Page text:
Both Isaiah and Simon Peter feel the magnitude of their unworthiness, there ‘feeling not good enough-ness.
A seraph cleanses Isaiah lips with a burning coal and’God asks Who shall I send and who shall; go for us?” and Isaiah says “Here I am, send me!” and Jesus has words of abundance for the fisherman “be not afraid I’ll make you catchers of people!”
Whatever troubled their hearts was let go as God set them on a new course and empowered them for new work in the kingdom.
That half full or half
empty observation is linked to our ‘mindset’.
Our mindset is a set of beliefs that shape how we make sense of the world and ourself.
A very recent national Church report speaks of a church “captivated by scarcity”. That’s an interesting phrase- “to be captivated?” The Cambridge Dictionary tells us that Captivated means
to the of someone by being , , , or :
Oh- so how does that work with being Captivated by Scarcity? Now I don’t know for sure yet because I am following up with that report to find out exactly what they mean.
But could it be, could it possibly be, that actually, a culture of scarcity is attractive and seductive because it is easier.
After all, ‘the church is struggling’, ‘we’ve done that or this before, didn’t work’, and ‘we don’t have the funds’… ‘Whats a church to do?’ You see how menacing it is. Scarcity can become a captivating interpretation because it makes no new demands, no need to change, you see?
Remember, a Culture of Scarcity is a culture without hope!
Whereas abundance speaks of endless possibilities, yes, but it also speaks of risk! The safest, easiest way, is to do nothing- but God does not call us to do nothing- his call is abundant!
Research shows that mindsets play a significant role in determining life's outcomes. By understanding, adapting and shifting our mindset, we are told, we can improve our health, decrease our stress and become more resilient to life's challenges.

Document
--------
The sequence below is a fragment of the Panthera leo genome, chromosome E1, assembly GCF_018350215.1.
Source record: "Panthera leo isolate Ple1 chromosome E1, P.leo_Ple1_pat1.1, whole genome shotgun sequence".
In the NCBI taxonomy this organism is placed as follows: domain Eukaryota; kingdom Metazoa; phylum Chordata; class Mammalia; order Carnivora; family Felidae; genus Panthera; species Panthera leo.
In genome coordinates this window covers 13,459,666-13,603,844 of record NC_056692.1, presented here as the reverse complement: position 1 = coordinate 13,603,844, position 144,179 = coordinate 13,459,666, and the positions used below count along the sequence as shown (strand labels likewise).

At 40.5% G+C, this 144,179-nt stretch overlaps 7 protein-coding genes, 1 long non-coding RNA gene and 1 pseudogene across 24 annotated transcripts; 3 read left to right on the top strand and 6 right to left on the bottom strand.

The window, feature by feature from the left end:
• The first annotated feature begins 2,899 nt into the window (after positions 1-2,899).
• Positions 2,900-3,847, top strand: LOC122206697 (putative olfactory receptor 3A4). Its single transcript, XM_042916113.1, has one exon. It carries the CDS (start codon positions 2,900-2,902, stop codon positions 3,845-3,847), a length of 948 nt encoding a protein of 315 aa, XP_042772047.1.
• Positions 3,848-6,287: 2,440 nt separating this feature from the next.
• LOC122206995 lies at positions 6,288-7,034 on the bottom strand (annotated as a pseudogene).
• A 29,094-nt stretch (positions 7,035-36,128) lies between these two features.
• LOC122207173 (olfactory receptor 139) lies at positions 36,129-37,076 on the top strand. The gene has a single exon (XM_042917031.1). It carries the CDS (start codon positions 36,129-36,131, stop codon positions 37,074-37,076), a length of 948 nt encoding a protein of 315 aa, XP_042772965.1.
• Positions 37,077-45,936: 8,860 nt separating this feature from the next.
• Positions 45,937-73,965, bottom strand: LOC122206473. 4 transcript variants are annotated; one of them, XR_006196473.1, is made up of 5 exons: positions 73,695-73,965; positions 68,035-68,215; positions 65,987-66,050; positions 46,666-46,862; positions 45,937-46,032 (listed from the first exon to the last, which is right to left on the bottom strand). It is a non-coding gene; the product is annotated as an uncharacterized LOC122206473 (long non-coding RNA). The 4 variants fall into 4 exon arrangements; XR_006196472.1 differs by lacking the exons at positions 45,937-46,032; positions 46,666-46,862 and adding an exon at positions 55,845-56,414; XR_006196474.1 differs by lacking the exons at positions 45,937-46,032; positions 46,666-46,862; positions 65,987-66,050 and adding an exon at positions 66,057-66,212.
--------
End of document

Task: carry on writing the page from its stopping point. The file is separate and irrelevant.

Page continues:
We are all imperfect Christian people and we are called to create that mindset, that culture of abundance that we find everywhere in our Christian Gospel- God wants this for us …. for our Minster church, for our faith and in our hearts and lives.
A culture of Abundance.
We have had two grim years of restrictions and prohibitions of previously unimaginable struggles.
But something happened in our Minster church this Christmas, an event that was the clearest example of what can happen when we are guided by a culture of abundance instead of scarcity and it was at no small risk!
We had Carols of the Green- ‘Abundance?’ Yes, this event was to be as professional and generous as we could make it.
Those transforming Christmas lights in the trees, the quality of the food prepared with hired professional catering equipment and hot drinks, the wonderful Salvation Army Band. a log bonfire burning brightly and chocolates for all……if we had welcomed 150 people-we would have been delighted, whereas we had over double that amount. Most of those three hundred people were strangers to us.
People of all ages all backgrounds it was, truly,
‘joyful and triumphant’
Risk? Yes. Of course. One cloudburst and it would have been a washout. Where there is culture of abundance there is always risk.
But the Minster church did it anyway.
There was great fear and risk for those lakeside fisherman who dared to follow Jesus
But they did it anyway.
There was fear and risk for the great prophet Isaiah.
But he did it anyway.
Of course, we must always be careful and act with wisdom and discernment in the decisions we make…to be prudent-of course- we must always be good stewards.
But our gospel calls us to be bold and brave.
Again, we are reminded that where there is a Culture of Scarcity there is no hope.
Where there is abundance there is hope-filled ambition where we reimagine the church through the eyes of God.
I’ll close by recalling our Pre Pandemic Minster Awayday- it seems an age ago. On that day the Minster people said wonderful things about what they wanted for the Minster church, words like ‘alive’ ‘a place of belonging’, ‘welcoming’ and ‘joyful’, ‘a church reaching out to the people of Croydon’.
That is the ambition of abundance!
And, in God’s name,
In God’s name…..….we can do this………AMEN